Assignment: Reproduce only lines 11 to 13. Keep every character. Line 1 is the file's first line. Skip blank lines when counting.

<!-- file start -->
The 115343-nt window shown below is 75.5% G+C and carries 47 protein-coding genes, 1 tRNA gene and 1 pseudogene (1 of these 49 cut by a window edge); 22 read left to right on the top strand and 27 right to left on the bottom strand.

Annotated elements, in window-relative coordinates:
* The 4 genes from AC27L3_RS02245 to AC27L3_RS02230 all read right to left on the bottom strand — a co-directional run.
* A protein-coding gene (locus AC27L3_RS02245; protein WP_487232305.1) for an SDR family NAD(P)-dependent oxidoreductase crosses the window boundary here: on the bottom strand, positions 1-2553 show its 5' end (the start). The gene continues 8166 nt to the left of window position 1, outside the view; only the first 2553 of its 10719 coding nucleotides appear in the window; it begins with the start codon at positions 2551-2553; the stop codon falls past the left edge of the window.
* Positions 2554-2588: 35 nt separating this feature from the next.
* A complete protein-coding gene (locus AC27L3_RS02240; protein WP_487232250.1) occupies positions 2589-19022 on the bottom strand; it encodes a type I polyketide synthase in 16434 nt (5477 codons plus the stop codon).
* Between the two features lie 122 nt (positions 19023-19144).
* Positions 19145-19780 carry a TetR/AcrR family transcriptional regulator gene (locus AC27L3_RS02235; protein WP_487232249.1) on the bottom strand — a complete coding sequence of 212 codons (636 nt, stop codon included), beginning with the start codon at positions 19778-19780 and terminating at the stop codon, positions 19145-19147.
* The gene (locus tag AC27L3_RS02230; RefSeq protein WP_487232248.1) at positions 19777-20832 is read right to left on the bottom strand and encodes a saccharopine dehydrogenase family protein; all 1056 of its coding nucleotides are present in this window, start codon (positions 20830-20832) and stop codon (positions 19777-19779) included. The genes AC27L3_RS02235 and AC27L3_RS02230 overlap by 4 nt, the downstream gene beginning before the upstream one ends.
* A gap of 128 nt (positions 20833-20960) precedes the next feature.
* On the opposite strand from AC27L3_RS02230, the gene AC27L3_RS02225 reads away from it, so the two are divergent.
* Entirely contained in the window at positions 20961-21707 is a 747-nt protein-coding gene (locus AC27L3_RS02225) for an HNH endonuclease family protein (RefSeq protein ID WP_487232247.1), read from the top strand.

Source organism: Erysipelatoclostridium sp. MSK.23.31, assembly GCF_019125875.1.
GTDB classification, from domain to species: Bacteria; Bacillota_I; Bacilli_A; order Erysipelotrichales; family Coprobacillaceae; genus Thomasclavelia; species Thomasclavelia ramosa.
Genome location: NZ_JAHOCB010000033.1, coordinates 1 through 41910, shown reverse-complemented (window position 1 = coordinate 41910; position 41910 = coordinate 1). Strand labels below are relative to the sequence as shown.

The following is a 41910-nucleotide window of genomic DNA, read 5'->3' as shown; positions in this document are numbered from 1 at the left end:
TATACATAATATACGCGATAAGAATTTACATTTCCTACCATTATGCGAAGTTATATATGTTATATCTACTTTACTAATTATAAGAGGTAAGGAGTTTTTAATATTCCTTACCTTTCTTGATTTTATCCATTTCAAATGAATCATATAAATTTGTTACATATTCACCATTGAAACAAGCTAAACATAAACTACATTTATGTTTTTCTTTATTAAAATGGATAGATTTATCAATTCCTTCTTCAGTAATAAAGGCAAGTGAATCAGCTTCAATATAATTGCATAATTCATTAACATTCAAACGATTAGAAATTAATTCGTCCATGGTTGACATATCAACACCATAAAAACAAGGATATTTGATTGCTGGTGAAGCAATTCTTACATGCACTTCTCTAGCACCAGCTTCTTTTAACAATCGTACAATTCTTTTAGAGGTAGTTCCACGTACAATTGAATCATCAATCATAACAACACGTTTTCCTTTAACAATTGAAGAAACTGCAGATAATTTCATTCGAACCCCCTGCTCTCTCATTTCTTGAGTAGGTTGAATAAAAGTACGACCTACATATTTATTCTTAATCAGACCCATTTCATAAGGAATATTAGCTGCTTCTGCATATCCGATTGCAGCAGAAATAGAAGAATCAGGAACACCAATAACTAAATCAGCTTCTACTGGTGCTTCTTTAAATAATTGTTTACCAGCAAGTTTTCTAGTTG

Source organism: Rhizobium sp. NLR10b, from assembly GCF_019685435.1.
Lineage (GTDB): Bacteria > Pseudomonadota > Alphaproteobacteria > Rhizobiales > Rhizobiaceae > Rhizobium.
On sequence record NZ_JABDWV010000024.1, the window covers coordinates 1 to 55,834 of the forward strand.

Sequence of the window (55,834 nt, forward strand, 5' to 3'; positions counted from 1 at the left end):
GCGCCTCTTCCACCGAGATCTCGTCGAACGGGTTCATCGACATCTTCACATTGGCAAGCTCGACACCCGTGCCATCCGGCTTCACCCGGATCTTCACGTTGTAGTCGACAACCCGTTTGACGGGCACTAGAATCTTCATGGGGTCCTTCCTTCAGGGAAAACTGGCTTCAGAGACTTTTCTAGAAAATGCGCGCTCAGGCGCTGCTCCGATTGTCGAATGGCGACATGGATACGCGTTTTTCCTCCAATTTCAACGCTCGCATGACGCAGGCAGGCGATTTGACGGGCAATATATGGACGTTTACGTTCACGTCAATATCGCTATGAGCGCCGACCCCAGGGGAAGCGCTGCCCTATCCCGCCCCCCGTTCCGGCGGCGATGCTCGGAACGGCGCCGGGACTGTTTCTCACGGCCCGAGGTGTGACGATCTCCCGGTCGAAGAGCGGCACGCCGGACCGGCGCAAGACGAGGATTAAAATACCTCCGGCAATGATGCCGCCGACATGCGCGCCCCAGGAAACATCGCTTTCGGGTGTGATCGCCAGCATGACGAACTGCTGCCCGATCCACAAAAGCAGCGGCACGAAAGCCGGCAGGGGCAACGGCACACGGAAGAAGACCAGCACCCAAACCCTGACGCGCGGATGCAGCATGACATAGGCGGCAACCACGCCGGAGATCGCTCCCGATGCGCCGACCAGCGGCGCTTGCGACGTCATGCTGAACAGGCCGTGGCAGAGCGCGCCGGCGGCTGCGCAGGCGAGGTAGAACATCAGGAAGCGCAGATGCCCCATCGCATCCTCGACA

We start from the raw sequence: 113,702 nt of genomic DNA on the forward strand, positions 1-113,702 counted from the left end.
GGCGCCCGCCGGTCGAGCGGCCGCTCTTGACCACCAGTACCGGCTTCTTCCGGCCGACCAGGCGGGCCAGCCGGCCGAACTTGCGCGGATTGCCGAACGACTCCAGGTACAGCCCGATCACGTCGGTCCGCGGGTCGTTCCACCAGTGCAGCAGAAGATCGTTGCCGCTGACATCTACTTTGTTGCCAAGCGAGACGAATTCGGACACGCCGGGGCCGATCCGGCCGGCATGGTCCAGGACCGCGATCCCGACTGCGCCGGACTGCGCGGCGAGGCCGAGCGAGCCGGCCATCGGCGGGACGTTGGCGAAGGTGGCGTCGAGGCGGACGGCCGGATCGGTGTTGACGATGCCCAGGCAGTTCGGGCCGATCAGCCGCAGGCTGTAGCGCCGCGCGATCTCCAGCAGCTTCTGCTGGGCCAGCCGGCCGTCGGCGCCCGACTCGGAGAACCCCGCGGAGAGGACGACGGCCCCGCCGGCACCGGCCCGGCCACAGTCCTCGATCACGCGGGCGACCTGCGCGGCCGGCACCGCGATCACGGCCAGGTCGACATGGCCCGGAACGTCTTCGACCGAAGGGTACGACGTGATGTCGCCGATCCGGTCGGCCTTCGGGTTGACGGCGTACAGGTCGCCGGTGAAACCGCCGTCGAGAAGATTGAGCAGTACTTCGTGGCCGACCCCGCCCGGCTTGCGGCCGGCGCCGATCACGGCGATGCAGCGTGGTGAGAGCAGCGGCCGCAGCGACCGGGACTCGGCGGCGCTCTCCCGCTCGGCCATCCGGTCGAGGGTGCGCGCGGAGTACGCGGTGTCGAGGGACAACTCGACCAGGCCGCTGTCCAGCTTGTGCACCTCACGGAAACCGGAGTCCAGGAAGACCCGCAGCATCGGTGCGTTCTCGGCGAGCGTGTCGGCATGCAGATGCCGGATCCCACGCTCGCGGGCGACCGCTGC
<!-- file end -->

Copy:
* On the opposite strand from AC27L3_RS02230, the gene AC27L3_RS02225 reads away from it, so the two are divergent.
* Entirely contained in the window at positions 20961-21707 is a 747-nt protein-coding gene (locus AC27L3_RS02225) for an HNH endonuclease family protein (RefSeq protein ID WP_487232247.1), read from the top strand.

Source organism: Erysipelatoclostridium sp. MSK.23.31, assembly GCF_019125875.1.